Show/hide main menu


"Profoundly influential" clinical scientist dies

22 July 2009

Michael Antony Hamilton Russell, a psychiatrist and research scientist, was a pioneer in the study of tobacco dependence and the development of treatments to help smokers quit.  Professor Russell was born on March 9, 1932 and died on July 16 2009 aged 77.

Working in London at the Institute of Psychiatry and The Maudsley Hospital between 1969 and 1998 he conducted a number of highly original studies that revolutionized our understanding of both the pharmacological and psychological basis of tobacco smoking. For public health the interventions and treatments he developed have had an enormous impact throughout the world in reducing the morbidity and mortality caused by tobacco. At home, his work formed much of the evidence base that inspired the new UK NHS Stop Smoking services, launched in the year after his retirement.

Professor John Strang, Director of the National Addiction Centre, said 'Michael Russell was a profoundly influential clinical scientist and it is appropriate to recognize the enormous impact that he has had over the last 40 years on the scientific study of nicotine dependence, on the development of effective treatments to support smoking cessation, and on the introduction of more powerful public policy to reduce the extent of harm caused by tobacco smoking'.

Michael Russell was born in Cape Town, South Africa. After studying medicine at Oxford and Guys Hospital he returned to South Africa in 1959 where he developed a strong interest in psychiatry. Following brief spells at the Hammersmith, London and in Hong Kong he became a psychiatry registrar at the Maudsley in 1965. In 1969 he took a research post at the Addiction Research Unit of the Institute of Psychiatry at a time when the main focus was on opiates and alcohol. Although at this time the health effects of tobacco were being fully revealed in the work of others, the behaviour of smoking was still believed to be no more than a (habit). The insight Russell gained while trying to help smokers in the outpatient clinic he set up at the Maudsley quickly developed into a belief that rather than being defined by social and psychological factors and habituation, smoking was instead a form of drug addiction, maintained in most cases by the nicotine inhaled from cigarettes. Such an idea was first proposed in the early 1940's, but had then been quickly dismissed. It was again strongly resisted by the new generation of scientists and politicians and Russell began a protracted and frustrating battle for the acceptance of nicotine addiction as the underlying cause of more than 100,000 premature deaths in the UK and millions around the world.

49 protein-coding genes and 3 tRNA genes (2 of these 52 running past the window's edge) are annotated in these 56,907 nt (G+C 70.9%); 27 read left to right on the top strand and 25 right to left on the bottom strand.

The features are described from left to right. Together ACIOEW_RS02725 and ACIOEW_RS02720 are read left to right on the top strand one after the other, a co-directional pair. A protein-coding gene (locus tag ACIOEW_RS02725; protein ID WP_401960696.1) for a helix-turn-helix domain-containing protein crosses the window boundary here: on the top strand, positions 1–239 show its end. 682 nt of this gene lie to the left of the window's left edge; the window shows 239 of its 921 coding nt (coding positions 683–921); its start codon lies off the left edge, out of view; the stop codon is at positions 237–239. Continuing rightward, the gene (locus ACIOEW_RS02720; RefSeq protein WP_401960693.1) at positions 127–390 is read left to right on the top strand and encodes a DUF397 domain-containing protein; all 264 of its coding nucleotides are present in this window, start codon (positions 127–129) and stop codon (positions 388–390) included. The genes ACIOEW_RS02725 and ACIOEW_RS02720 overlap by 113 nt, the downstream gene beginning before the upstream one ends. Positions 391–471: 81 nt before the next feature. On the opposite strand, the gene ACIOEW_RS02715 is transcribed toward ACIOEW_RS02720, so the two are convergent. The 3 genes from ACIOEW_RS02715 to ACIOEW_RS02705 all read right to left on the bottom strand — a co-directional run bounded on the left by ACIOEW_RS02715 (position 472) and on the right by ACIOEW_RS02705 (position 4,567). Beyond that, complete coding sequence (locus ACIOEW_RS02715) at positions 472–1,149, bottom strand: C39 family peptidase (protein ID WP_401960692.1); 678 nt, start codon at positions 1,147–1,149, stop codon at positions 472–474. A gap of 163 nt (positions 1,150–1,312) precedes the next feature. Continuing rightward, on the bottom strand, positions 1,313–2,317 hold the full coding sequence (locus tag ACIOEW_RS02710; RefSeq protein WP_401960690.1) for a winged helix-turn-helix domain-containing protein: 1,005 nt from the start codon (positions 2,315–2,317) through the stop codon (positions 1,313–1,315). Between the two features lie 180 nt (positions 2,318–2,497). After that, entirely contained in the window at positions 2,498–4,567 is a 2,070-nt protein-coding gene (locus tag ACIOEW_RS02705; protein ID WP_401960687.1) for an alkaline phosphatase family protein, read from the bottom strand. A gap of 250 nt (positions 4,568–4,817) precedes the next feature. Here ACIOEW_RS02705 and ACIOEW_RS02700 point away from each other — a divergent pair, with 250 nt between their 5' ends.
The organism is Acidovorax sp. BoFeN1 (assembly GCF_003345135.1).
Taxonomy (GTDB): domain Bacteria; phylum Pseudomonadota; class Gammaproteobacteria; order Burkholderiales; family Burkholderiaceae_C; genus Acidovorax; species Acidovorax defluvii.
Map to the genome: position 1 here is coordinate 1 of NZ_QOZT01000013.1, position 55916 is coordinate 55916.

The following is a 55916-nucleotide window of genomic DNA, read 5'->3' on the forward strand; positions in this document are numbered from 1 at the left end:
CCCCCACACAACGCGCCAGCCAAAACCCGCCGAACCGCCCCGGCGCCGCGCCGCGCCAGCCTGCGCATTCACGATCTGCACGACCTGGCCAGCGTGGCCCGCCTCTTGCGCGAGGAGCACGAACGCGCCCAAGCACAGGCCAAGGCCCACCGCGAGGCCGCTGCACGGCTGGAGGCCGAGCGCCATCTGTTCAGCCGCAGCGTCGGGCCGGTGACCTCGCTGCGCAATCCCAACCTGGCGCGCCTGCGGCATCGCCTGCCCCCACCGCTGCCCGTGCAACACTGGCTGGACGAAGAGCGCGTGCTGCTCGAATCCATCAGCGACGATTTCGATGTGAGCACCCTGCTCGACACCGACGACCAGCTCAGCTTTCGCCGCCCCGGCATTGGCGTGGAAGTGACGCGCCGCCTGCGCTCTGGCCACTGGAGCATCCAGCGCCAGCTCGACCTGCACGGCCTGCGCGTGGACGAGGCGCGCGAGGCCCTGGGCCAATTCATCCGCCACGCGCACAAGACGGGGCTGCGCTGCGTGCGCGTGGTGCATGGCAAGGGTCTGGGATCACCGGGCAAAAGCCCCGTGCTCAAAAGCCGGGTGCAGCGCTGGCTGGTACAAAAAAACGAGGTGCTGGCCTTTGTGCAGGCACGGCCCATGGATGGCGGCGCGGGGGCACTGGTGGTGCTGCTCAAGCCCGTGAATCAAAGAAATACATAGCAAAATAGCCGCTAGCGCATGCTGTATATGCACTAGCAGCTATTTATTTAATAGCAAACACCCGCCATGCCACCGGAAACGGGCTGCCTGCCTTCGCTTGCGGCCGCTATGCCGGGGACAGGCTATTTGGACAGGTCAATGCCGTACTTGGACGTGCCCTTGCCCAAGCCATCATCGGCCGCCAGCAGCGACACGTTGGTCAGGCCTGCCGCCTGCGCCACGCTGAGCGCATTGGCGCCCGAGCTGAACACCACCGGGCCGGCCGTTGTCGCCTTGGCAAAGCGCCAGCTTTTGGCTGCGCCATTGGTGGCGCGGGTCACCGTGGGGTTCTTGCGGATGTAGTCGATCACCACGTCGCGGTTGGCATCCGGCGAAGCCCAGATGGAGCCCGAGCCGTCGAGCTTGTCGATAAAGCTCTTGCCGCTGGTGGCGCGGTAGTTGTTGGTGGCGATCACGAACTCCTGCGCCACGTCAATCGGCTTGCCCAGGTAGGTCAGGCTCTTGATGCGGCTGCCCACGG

Following a series of promising studies in the early 1970's the UK Medical Research Council took notice and offered long-term financial support to study the health effects of smoking. This inspired investment allowed him to gather together a strong team of psychologists, biochemists and statisticians to broaden and expedite his research. A major breakthrough came in the late 1970's when he helped develop a nicotine-containing chewing gum with the Swedish scientist, Dr Ove Ferno. In experimental studies at his now established Maudsley clinic the gum demonstrated that nicotine was indeed heavily implicated in tobacco dependence. Despite overwhelming evidence for the gum as an effective treatment, it was not until 2001 that it became available on NHS prescriptions. In the intervening years he helped develop other Nicotine Replacement preparations; these are now seen as common-place in pharmacies and supermarkets around the world.

This work was accompanied by numerous other research lines, the findings from which are now fully accepted. From nicotine pharmacokinetics to fear-arousing anti-smoking media campaigns, there were few areas of tobacco dependence that remained unexplored.

Professor Michael Russell was born on March 9, 1932 and died on July 16 2009, aged 77. He is survived by his wife, Audrey and two sons. An archive of his working papers is maintained by the library at Kings College, London.

Obituary by Mr John Stapleton, Senior Lecturer, Institute of Psychiatry .



Sitemap Site help Terms and conditions  Privacy policy  Accessibility  Modern slavery statement  Contact us

© 2024 King's College London | Strand | London WC2R 2LS | England | United Kingdom | Tel +44 (0)20 7836 5454